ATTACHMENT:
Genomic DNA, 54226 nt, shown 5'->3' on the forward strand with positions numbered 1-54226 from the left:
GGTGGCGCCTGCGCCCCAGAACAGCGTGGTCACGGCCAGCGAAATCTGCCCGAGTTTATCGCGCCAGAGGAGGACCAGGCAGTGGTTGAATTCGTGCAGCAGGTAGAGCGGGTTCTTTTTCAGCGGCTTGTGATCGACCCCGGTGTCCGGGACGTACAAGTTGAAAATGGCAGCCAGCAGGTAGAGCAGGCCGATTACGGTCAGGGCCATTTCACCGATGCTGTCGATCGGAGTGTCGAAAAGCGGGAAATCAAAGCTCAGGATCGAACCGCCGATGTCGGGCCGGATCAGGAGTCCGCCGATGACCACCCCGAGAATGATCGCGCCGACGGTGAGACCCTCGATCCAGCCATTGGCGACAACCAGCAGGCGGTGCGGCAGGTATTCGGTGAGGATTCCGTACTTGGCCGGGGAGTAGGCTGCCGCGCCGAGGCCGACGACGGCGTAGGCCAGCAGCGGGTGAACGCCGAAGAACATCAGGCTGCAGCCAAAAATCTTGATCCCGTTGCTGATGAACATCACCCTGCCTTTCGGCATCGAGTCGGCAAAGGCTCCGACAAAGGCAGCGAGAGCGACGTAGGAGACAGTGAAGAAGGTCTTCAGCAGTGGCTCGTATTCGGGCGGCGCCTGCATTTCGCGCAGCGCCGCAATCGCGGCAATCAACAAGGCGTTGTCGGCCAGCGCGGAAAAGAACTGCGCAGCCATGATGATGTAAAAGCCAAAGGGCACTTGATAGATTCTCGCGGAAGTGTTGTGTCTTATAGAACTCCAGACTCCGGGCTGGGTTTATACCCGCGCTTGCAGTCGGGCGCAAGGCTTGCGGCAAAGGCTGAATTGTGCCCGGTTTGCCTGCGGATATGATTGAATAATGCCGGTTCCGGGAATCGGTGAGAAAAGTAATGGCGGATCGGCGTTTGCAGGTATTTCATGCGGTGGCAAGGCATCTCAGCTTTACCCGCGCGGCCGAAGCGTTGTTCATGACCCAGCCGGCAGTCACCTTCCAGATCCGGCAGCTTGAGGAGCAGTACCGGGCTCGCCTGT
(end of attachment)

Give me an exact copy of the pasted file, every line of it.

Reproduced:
Genomic DNA, 54226 nt, shown 5'->3' on the forward strand with positions numbered 1-54226 from the left:
GGTGGCGCCTGCGCCCCAGAACAGCGTGGTCACGGCCAGCGAAATCTGCCCGAGTTTATCGCGCCAGAGGAGGACCAGGCAGTGGTTGAATTCGTGCAGCAGGTAGAGCGGGTTCTTTTTCAGCGGCTTGTGATCGACCCCGGTGTCCGGGACGTACAAGTTGAAAATGGCAGCCAGCAGGTAGAGCAGGCCGATTACGGTCAGGGCCATTTCACCGATGCTGTCGATCGGAGTGTCGAAAAGCGGGAAATCAAAGCTCAGGATCGAACCGCCGATGTCGGGCCGGATCAGGAGTCCGCCGATGACCACCCCGAGAATGATCGCGCCGACGGTGAGACCCTCGATCCAGCCATTGGCGACAACCAGCAGGCGGTGCGGCAGGTATTCGGTGAGGATTCCGTACTTGGCCGGGGAGTAGGCTGCCGCGCCGAGGCCGACGACGGCGTAGGCCAGCAGCGGGTGAACGCCGAAGAACATCAGGCTGCAGCCAAAAATCTTGATCCCGTTGCTGATGAACATCACCCTGCCTTTCGGCATCGAGTCGGCAAAGGCTCCGACAAAGGCAGCGAGAGCGACGTAGGAGACAGTGAAGAAGGTCTTCAGCAGTGGCTCGTATTCGGGCGGCGCCTGCATTTCGCGCAGCGCCGCAATCGCGGCAATCAACAAGGCGTTGTCGGCCAGCGCGGAAAAGAACTGCGCAGCCATGATGATGTAAAAGCCAAAGGGCACTTGATAGATTCTCGCGGAAGTGTTGTGTCTTATAGAACTCCAGACTCCGGGCTGGGTTTATACCCGCGCTTGCAGTCGGGCGCAAGGCTTGCGGCAAAGGCTGAATTGTGCCCGGTTTGCCTGCGGATATGATTGAATAATGCCGGTTCCGGGAATCGGTGAGAAAAGTAATGGCGGATCGGCGTTTGCAGGTATTTCATGCGGTGGCAAGGCATCTCAGCTTTACCCGCGCGGCCGAAGCGTTGTTCATGACCCAGCCGGCAGTCACCTTCCAGATCCGGCAGCTTGAGGAGCAGTACCGGGCTCGCCTGT